Research and Creative Opportunities Grant Program for Undergraduate Students

Call for Proposals.

Program Description.

This program provides grants of up to $750 to support undergraduate students engaged in research/scholarly/creative work with faculty. The Undergraduate Committee of the Research and Creative Activities Council reviews all proposals and makes funding recommendations to the Vice Provost for Research.


This program is open to any registered undergraduate student in good standing performing independent research/creative activity/scholarship under the guidance of a faculty mentor.

Team Projects.

This program supports both individual and collaborative (team) proposals. Collaborative projects may request funding via two mechanisms: (1) multiple students may be listed as co-authors on a single proposal, or (2) separate proposals may be prepared by each team member for distinct aspects of a single project. Proposals submitted via mechanism (2) should be separately authored (no sections of any two proposals should be identical) and will be independently evaluated based on their own merit. Team projects should clearly define the individual contributions and role of each participant. In all cases award size is limited to $750 per proposal.

Solicitation of Proposals and Duration of Grants.

The Office of Research and Sponsored Programs (RSP) solicits proposals three times a year, fall, winter, and spring quarters. The grant period is for up to12 months or until the student either graduates or leaves the university, whichever comes first, and funds become available immediately upon award notification. Unspent funds are returned to RSP at the end of the grant.

Evaluation of Proposals.

Proposals will be reviewed by a subcommittee of the Research and Creative Activities Council. The evaluation is based on the following criteria and the advisor’s comments:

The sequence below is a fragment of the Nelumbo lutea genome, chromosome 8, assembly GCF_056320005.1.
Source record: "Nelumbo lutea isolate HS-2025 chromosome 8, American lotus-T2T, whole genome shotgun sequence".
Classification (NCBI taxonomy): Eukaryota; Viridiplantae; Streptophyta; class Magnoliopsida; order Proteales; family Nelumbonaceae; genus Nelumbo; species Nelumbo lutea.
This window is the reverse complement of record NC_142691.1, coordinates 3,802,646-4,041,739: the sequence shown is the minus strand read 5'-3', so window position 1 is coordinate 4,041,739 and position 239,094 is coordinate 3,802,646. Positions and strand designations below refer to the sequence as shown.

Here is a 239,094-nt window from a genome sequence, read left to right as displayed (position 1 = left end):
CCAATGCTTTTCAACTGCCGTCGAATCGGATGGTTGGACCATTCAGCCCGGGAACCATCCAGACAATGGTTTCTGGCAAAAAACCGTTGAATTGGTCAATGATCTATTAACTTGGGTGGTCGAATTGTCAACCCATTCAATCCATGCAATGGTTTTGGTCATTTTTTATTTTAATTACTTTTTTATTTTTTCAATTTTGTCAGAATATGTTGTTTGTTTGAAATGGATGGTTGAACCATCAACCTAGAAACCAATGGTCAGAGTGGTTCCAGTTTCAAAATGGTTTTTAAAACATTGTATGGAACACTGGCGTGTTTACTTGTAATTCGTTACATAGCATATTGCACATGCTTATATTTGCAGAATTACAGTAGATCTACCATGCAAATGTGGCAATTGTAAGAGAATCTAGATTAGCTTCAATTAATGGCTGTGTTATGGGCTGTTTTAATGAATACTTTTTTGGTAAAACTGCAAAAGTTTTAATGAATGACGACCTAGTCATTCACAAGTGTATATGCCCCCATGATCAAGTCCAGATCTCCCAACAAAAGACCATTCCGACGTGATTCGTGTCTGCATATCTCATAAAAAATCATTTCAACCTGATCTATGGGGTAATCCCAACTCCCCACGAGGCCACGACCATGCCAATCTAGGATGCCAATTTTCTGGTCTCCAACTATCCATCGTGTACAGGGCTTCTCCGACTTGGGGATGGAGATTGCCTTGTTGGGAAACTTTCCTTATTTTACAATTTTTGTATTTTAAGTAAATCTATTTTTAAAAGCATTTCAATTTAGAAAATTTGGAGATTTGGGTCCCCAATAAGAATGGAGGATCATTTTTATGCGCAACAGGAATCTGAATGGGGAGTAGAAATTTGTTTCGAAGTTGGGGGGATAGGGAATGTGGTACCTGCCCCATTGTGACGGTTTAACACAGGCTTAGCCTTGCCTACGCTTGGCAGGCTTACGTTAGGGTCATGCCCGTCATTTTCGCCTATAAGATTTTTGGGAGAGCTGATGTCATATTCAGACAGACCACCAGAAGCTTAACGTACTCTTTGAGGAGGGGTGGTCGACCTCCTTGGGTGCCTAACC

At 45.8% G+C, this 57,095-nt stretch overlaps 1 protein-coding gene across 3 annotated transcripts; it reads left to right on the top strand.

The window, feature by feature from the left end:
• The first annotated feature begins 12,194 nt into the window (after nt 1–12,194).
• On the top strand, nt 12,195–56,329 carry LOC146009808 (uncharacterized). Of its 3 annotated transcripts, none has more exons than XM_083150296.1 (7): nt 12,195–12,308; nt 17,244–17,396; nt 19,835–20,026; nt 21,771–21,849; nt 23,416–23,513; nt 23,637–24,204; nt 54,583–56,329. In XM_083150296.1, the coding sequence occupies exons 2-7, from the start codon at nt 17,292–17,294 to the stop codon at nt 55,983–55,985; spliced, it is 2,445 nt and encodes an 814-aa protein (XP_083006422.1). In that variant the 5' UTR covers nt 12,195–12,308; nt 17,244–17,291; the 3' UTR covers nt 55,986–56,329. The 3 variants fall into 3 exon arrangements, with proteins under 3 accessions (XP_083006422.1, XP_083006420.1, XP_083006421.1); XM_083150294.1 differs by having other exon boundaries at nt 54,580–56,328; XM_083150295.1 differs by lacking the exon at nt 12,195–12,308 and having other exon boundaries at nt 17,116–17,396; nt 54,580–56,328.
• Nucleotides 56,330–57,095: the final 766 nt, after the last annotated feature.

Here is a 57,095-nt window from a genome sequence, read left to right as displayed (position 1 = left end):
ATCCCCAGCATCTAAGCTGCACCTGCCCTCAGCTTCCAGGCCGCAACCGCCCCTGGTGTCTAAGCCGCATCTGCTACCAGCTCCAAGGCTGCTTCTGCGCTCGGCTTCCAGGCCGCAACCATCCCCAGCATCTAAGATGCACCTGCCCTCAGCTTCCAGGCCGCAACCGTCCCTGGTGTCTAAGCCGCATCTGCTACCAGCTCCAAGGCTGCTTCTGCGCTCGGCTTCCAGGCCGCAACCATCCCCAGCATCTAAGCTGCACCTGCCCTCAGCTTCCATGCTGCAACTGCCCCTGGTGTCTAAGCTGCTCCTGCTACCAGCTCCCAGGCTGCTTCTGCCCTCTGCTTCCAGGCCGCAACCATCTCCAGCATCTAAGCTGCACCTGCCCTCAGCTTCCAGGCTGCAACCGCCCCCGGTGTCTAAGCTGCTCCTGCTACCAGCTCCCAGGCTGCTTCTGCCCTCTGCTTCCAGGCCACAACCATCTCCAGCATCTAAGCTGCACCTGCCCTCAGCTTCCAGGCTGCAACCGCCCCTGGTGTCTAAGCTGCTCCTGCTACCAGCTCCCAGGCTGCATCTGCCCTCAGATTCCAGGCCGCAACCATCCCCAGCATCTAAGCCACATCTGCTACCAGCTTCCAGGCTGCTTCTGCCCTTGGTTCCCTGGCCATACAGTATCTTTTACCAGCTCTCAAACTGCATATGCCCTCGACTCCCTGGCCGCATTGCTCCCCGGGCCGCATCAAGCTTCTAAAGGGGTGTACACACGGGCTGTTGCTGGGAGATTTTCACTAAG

• Has scholarly and / or creative merit that benefits the field
  • The proposed work is well-defined and the proposal is clearly presented
  • Significantly impacts student's educational goals
  • Is manageable within the proposed timeframe with the funding available
  • Describes an appropriate dissemination plan
  • The budget is well justified

Use of Funds.

  • Funds may be used to support travel, equipment, supplies, and other costs necessary forperforming the proposed work.
  • Expenditures must adhere to the proposal budget; significant deviations from the budget must be approved in advance by RSP.
  • Funds must be expended within one calendar year following award notification.
  • Reimbursement must be supported by receipts/purchase orders and must be submitted to departments.
  • Any non-consumable items or equipment (e.g. cameras, software, tablets, glassware, cables, costumes, etc.) acquired using award funds remains the property of the university.
  • The program is unable to support student stipends.

Required Dissemination of Results.

The proposal must contain a plan for dissemination of the results of the work. Some examples include: a Scholar's Week poster presentation, workshop, presentation at a conference, publication in conference proceedings or a journal, a performance, creation of literature, display at a gallery or other venue. The Faculty Advisor will review the work prior to this proposed activity.

Submission Procedure.

  1. Fill out the Undergraduate Research and Creative Opportunities eSign Form and attach a single pdf file containing the above listed elements. Submit the eSign Form to your faculty advisor.